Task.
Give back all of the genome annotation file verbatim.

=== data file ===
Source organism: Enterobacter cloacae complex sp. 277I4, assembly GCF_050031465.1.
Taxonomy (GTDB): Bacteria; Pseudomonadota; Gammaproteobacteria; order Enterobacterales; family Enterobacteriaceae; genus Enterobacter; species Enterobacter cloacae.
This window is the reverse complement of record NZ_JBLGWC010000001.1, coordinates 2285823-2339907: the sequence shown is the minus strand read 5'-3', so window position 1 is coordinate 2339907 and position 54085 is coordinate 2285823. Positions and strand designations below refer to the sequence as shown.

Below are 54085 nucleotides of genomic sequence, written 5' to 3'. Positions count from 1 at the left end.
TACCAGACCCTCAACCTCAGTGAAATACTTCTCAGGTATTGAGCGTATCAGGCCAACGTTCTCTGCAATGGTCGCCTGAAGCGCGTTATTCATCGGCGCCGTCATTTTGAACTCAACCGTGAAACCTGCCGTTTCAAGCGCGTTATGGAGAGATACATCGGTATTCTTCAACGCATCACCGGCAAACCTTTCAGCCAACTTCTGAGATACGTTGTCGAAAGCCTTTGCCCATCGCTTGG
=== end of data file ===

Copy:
Source organism: Enterobacter cloacae complex sp. 277I4, assembly GCF_050031465.1.
Taxonomy (GTDB): Bacteria; Pseudomonadota; Gammaproteobacteria; order Enterobacterales; family Enterobacteriaceae; genus Enterobacter; species Enterobacter cloacae.
This window is the reverse complement of record NZ_JBLGWC010000001.1, coordinates 2285823-2339907: the sequence shown is the minus strand read 5'-3', so window position 1 is coordinate 2339907 and position 54085 is coordinate 2285823. Positions and strand designations below refer to the sequence as shown.

Below are 54085 nucleotides of genomic sequence, written 5' to 3'. Positions count from 1 at the left end.
TACCAGACCCTCAACCTCAGTGAAATACTTCTCAGGTATTGAGCGTATCAGGCCAACGTTCTCTGCAATGGTCGCCTGAAGCGCGTTATTCATCGGCGCCGTCATTTTGAACTCAACCGTGAAACCTGCCGTTTCAAGCGCGTTATGGAGAGATACATCGGTATTCTTCAACGCATCACCGGCAAACCTTTCAGCCAACTTCTGAGATACGTTGTCGAAAGCCTTTGCCCATCGCTTGG